NAUTICAL SURVEYING Naval hydrographic surveying has since the termination of the war in 1918 steadily progressed in adopting the latest methods and instruments which have become available to the surveyor ashore and afloat. It is not often realized that the hydrographic surveyor has to combine the work of the land surveyor with his own.
Instruments.—The following are the principal instruments required for use in the field and it should be noted that various scientific inventions of great benefit to the surveyor, and of which full advantage has already been taken, were designed and per fected during the World War, 1914-18.
Theodolites (q.v.) in current use (1928) are 4 in., 5 in. and 6 in. The majority of these are micrometer theodolites reading to Io seconds. The use of the theodolite for astronomical and tache ometer work is now universal.
Sextants for observing with stand and artificial horizon are still supplied and improvements in this instrument have been adopted; amalgamated troughs consisting of gold-covered plates on which a thin film of mercury is floated have superseded the old artificial horizon consisting of a mercury bath ; the new pattern is far less sensitive to earth tremors. This instrument for work on shore is now to a great extent superseded by other more precise and com pact instruments.
Astrolabe a prisme, a very precise instrument, is one of these. It is used for finding position and enables altitudes of any stars at the altitude of 45° or 6o° to be observed. The latest form of astrolabe enables observations of stars to be easily and ac curately made as follows with the 6o° instrument—one step of 7' on either side of 6o°, that is 3 observations of 59° 52Y, 6o°, 6o° o71' can be taken of one star. With the 45° instrument— four steps of 5' on either side of 45°, that is II observations of 35', 45', 55', 05', 10', IS', 45° 20', 25'—can be taken of one star. The great advan tage of this instrument is that with one setting up of the instru ment and without a number of necessary readjustments, as in a theodolite, both time and latitude can be determined, provided of course that the best and latest method of obtaining error of the time used (i.e., wireless time signals) is adopted.
When it is found necessary to measure bases the hydrographic surveyor uses the 50o ft. steel measuring tape and is provided with the Kew standardization certificate. In surveying abroad where no local triangulation exists, the accurate measurement of a base is recognized as a most important step, second only to a satisfactory base extension. Tacheometers and tacheometer staves marked according to the Admiralty pattern are used for measuring dis tances up to over 2,000 f t. where extreme accuracy is not neces sary. One-metre base range-finders are useful in measuring short bases for plans of harbours, etc., when time or circumstances do not permit of a more accurate method.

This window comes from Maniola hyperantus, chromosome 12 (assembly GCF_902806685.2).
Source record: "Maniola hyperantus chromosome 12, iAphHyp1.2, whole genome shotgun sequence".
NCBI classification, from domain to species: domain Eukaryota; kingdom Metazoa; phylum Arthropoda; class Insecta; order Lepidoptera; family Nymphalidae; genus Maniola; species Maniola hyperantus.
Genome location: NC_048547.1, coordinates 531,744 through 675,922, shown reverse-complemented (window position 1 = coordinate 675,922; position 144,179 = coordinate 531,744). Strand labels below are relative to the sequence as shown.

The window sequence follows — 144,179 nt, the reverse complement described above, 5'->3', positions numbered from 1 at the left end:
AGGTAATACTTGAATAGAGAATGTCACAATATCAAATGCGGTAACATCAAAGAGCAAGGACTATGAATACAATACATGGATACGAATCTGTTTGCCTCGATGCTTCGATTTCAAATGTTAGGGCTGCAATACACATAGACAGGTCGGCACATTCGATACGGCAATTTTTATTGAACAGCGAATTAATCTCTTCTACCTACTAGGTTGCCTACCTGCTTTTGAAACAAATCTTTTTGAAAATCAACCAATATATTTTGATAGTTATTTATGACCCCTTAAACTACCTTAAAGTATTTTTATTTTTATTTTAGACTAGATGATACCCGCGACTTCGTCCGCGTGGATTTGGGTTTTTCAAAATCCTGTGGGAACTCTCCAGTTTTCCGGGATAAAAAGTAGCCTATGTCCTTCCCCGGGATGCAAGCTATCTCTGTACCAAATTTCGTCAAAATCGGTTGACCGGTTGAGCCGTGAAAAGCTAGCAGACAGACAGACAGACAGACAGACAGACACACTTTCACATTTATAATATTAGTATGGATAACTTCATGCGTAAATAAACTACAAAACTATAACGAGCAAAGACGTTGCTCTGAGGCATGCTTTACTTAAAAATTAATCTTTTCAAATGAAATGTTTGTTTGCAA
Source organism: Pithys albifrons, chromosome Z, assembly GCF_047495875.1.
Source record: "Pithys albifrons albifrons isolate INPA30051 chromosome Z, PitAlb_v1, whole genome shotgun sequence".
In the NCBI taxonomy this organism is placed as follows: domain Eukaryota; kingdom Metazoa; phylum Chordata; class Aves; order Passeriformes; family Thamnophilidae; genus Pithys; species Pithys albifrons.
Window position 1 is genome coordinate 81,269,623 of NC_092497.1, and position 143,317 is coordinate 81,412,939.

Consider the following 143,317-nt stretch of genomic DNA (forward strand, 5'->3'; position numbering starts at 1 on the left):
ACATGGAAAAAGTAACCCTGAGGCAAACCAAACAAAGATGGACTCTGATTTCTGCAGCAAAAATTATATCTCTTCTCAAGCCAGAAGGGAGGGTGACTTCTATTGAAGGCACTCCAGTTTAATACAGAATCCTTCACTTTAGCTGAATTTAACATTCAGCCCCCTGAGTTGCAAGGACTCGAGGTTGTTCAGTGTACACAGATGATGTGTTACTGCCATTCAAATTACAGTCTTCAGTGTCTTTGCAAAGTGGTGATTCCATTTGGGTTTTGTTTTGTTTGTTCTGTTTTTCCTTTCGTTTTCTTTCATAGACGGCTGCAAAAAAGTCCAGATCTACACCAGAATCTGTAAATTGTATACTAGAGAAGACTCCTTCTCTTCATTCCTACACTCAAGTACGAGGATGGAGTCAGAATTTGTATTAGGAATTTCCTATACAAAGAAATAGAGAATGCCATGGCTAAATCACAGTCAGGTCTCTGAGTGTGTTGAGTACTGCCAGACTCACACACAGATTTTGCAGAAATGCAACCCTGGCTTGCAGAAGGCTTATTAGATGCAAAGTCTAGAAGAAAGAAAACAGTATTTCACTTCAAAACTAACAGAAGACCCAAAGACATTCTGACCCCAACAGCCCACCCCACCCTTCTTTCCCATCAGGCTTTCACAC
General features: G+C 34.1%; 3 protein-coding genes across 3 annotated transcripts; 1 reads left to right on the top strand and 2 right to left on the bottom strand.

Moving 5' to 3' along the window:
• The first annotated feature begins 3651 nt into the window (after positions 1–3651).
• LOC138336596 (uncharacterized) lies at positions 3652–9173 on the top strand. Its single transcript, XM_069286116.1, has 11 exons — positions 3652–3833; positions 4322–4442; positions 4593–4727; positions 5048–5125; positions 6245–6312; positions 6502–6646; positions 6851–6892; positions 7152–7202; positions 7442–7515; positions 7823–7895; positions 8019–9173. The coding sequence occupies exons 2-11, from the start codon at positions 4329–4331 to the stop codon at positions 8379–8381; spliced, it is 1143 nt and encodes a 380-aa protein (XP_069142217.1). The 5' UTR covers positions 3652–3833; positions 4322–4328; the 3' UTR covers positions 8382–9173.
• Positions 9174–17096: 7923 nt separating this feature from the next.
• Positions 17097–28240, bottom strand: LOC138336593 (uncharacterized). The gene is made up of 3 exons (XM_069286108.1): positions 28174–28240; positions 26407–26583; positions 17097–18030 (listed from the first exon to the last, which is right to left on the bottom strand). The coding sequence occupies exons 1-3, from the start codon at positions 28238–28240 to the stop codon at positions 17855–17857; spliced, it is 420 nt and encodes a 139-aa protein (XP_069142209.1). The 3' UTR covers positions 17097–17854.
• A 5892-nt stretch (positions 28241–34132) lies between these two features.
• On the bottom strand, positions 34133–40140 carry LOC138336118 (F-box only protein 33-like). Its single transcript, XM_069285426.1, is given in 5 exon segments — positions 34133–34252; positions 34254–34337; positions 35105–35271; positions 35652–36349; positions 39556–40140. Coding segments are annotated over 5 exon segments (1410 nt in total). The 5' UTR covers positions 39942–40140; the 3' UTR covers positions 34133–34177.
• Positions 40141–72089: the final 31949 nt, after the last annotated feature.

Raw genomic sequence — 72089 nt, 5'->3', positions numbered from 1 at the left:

Sounding Sextants differ from ordinary sextants in being lighter and handier; the arc which is of brass is cut to minutes, reading to large angles of as much as and fitted with a telescope of high power.
Station Pointer is in constant use for all kinds of plotting: it enables the observer's position to be fixed by two angles between three objects suitably placed, the centre of the instrument indi cating the observer's position when set and applied to the plotting sheet.
Sun Signals for reflecting the rays of the sun to distance stations for the purpose of obtaining accurate angles and measurements. The most convenient form is Galton's Sun Signal, which is easy to operate, compact and portable.
In addition pocket aneroid barometers for topographical pur poses, prismatic compasses, patent logs, Lucas sounding machines, both large and small, James's submarine sentry, tacheometer staves, etc., are also required. For chart room use graduated brass scales, steel straight edges, beam compasses of various lengths, rectangular protractors, circular brass protractors, mathematical drawing instruments, weights, drawing boards and paper are required.